The porn culture has dire consequences on girls, Dr Dines notes. They grow up in a hypersexualized porn culture, where every image presented usually depicts a white, blonde, technically enhanced, hypersexualized woman. The more these hypersexualized images of women are thrown at young girls, the more they become normalized and a part of their identity. The choice here is whether to conform or stay invisible, but there isn't exactly a choice to make. It's more of coercing girls into taking on and thinking of themselves as hypersexualized and pornified, Dr Dines observed. The American Psychological Association found that girls learn to self-objectify, which leads to increased levels of anxiety, depression, body loathing, risky sexual behavior, suicidal ideation, dropping out of school, early pregnancies, STDs, self-harming, sexual victimization and more. This offers them a very limited way of understanding and developing an identity that really fits with who they are, rather than this very industrialized form of feminity, based on consumption.

Deconstructing porn as an industry

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It is difficult to understand the porn culture, unless one has a thorough understanding of the porn industry, as a whole. "This is not just a collection of images that drop from the sky. It is a very, very sophisticated instrument," Dr Dines commented. Porn sites get more visitors each month than Netflix, Amazon, and Twitter combined. So this is not a small little back-street type of an industry, rather an above-ground multi-billion dollar business. Andrew Edmond, CEO, Flying Crocodile, a multimillion-dollar internet pornography company puts it accurately when he says "A lot of people get distracted from the business model by [the sex]. It is just as sophisticated and multilayered as with any other marketplace. We operate just like any other Fortune 500 company."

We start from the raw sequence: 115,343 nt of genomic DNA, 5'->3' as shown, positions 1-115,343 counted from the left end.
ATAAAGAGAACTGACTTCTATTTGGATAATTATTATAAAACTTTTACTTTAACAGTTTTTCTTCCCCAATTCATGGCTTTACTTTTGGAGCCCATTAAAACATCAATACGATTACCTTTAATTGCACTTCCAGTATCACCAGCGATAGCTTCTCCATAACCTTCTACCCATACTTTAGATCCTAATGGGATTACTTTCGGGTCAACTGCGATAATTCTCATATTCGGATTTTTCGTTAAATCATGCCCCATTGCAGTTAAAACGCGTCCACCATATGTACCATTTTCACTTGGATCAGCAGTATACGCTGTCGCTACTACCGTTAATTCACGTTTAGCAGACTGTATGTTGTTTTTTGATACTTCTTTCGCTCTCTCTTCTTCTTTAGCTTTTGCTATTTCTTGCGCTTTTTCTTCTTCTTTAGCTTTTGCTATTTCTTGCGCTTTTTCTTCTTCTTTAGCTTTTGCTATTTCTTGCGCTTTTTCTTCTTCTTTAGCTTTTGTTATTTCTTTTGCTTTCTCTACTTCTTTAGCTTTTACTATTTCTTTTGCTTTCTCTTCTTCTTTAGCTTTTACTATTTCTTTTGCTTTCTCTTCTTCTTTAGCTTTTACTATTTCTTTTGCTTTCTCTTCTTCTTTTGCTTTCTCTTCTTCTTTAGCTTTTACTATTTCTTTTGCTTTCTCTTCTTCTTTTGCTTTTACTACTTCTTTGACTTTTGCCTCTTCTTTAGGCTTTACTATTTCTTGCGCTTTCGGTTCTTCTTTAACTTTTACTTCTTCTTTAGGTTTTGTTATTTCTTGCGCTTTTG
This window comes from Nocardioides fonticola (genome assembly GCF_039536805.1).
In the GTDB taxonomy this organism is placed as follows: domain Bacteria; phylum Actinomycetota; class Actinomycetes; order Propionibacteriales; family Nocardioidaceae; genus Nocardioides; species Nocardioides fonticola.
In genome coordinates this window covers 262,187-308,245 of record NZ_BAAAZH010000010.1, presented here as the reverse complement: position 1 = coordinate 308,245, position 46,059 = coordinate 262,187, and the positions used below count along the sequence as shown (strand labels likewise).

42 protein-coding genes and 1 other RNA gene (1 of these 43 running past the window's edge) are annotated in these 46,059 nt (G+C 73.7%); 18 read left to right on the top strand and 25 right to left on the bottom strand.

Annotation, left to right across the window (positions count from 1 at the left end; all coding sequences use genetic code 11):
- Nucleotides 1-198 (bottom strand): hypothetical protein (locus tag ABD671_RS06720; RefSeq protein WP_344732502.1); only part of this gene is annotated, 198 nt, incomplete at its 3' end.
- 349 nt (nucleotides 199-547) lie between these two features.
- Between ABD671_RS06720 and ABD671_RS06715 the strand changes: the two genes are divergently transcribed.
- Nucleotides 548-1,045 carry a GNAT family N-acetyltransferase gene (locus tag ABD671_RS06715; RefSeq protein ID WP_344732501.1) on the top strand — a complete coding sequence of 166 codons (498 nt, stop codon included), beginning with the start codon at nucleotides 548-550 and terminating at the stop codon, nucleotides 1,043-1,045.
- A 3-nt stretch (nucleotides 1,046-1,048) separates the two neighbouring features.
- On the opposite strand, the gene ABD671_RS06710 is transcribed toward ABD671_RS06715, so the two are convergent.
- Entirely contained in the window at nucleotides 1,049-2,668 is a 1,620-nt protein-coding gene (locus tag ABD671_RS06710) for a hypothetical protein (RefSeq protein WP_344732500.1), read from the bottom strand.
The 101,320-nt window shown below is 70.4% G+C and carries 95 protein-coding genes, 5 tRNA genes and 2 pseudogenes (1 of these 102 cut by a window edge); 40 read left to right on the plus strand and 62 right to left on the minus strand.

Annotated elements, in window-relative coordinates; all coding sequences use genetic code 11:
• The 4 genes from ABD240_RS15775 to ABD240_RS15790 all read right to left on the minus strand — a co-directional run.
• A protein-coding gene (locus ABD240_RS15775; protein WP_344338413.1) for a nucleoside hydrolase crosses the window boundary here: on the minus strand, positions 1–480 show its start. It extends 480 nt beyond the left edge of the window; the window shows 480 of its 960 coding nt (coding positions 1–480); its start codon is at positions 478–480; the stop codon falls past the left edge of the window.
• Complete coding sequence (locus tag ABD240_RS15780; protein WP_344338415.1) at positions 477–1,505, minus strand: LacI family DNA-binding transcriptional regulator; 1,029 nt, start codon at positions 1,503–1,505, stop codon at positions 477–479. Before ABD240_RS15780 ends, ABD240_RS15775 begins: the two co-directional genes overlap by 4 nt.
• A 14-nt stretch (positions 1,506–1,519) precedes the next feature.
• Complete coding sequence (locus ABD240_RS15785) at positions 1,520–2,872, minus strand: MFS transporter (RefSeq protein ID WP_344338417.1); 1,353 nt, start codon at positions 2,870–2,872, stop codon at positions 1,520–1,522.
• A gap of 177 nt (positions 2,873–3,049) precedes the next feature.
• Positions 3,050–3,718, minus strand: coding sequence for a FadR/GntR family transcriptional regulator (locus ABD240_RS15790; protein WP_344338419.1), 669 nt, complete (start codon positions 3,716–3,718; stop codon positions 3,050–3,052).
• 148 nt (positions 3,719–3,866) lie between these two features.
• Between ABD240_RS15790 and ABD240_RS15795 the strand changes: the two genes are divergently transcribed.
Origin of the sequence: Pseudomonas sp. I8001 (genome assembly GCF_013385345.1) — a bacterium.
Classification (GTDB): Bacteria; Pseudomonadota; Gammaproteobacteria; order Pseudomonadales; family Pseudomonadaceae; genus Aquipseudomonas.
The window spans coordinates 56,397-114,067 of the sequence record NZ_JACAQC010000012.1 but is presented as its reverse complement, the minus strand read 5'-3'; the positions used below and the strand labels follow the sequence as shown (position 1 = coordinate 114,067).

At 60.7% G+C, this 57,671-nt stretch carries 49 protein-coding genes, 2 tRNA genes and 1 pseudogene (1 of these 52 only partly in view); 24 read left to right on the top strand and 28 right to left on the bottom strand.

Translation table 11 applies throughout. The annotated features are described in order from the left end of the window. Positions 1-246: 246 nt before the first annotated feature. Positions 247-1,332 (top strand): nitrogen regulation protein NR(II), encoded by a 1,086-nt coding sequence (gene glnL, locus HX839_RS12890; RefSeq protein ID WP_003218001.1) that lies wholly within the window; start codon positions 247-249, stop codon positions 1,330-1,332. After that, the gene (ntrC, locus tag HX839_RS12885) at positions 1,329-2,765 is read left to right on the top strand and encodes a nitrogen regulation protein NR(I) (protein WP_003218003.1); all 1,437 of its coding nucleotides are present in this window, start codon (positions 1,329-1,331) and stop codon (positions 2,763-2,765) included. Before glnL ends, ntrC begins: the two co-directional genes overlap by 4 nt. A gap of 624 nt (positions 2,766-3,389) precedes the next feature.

Porn business like all businesses raise capital, undergo mergers and acquisitions, organize trade shows, have PR firms, have lobbyists, Free Speech Coalition. Most importantly they interface with banks, credit card companies, venture capitalists, and cable operators. This means that mainstream capitalist organizations have vested interests in the continuation of this industry. This is why it is often hard to get an acquisition out that criticizes pornography, because all these companies are knitted into the continuation of the porn industry. According to Adult Video News "The corporatization of porn isn't something that will happen or is happening. It is something that has already happened. It's Las Vegas all over again." In the 2000s, it was really a mom-and-pop type of industry, but today that's changed.